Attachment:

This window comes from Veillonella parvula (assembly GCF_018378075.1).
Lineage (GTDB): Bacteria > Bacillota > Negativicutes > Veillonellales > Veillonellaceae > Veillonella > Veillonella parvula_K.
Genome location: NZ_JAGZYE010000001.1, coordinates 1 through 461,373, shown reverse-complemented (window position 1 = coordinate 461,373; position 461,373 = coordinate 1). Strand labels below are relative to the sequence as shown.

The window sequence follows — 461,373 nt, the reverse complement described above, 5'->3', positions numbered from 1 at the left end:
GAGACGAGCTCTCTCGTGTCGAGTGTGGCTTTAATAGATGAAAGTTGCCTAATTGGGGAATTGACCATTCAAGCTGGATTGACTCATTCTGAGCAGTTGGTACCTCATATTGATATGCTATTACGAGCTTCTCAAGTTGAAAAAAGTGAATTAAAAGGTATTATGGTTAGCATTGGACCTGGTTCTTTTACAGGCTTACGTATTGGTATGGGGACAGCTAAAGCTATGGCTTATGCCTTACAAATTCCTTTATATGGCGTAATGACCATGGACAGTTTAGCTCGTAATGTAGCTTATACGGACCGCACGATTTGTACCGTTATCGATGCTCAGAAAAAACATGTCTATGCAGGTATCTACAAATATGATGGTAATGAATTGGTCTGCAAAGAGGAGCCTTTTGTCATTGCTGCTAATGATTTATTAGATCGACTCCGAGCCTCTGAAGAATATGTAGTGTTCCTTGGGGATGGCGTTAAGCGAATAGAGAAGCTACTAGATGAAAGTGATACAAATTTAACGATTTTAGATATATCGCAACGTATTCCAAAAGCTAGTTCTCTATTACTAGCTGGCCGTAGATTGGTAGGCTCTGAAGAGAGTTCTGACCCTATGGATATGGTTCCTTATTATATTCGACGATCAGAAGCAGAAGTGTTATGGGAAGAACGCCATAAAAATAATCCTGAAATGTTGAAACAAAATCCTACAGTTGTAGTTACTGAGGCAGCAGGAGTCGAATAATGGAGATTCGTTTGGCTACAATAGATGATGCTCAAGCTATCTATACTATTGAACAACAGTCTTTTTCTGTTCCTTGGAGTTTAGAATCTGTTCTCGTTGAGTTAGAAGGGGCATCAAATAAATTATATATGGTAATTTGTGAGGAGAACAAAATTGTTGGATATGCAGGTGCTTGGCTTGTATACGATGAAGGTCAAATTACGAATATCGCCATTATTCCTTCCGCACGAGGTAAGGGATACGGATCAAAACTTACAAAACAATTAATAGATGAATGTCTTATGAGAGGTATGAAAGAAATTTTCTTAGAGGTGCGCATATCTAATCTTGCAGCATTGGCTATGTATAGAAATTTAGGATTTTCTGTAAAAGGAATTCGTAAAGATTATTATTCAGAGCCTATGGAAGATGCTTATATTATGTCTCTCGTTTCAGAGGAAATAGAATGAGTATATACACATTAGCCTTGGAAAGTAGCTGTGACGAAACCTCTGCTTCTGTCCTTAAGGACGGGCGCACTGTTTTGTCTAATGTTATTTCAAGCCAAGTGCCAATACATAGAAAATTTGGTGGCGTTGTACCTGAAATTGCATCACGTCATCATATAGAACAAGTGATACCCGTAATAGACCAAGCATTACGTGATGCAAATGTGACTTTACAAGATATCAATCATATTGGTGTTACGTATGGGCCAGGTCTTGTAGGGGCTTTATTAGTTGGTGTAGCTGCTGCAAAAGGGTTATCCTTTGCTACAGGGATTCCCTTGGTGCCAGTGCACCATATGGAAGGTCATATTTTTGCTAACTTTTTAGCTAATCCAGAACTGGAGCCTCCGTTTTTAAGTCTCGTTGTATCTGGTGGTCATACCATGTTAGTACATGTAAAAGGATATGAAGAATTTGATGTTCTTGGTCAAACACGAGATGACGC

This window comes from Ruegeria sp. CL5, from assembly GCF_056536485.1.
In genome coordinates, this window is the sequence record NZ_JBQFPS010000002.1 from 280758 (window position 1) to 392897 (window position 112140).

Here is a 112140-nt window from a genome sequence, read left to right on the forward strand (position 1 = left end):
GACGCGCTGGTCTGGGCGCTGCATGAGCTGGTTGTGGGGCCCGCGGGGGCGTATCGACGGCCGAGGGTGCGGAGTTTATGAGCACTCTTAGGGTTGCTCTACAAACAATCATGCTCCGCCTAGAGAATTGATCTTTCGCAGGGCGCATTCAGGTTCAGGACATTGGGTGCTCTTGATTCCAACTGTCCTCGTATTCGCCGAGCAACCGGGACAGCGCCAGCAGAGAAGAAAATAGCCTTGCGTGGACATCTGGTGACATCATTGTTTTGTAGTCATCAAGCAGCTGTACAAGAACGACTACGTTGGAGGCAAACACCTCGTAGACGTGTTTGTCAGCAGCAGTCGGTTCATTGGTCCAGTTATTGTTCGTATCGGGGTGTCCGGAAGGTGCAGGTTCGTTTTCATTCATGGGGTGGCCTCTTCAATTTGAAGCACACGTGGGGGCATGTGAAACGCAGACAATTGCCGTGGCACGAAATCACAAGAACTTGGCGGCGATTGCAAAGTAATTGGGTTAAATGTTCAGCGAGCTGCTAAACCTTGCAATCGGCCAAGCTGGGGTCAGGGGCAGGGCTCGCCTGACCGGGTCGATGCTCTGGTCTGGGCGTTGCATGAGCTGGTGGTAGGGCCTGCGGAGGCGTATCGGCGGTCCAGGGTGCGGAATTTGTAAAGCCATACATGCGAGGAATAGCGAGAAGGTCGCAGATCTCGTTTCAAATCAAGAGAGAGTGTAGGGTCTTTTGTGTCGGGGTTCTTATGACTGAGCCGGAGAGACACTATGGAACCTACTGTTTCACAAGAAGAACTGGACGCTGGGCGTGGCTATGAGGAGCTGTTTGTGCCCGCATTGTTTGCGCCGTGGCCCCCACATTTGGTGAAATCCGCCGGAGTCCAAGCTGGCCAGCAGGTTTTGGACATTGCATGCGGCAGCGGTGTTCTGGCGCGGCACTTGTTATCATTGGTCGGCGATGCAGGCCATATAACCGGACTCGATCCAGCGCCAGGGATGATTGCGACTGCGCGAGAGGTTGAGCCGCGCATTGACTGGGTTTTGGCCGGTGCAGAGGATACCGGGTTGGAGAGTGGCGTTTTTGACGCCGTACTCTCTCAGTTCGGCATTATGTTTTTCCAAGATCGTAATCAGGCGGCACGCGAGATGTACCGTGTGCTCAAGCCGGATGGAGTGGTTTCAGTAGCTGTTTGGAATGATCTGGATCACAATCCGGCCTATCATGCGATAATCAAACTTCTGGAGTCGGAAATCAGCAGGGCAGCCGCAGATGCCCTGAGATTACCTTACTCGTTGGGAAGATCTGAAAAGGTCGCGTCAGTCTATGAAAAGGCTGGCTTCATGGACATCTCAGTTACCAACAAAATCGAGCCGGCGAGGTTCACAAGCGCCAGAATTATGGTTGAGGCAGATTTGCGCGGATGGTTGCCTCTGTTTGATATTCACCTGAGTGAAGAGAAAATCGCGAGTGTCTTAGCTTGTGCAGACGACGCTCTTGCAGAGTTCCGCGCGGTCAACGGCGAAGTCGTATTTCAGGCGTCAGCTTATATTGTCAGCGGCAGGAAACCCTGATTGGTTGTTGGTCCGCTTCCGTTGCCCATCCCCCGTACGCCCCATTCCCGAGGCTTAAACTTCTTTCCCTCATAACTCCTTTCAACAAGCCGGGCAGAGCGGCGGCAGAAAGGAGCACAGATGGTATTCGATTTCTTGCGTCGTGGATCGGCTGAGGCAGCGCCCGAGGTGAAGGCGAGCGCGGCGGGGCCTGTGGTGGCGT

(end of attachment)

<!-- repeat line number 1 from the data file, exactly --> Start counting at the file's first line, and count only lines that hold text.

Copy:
This window comes from Veillonella parvula (assembly GCF_018378075.1).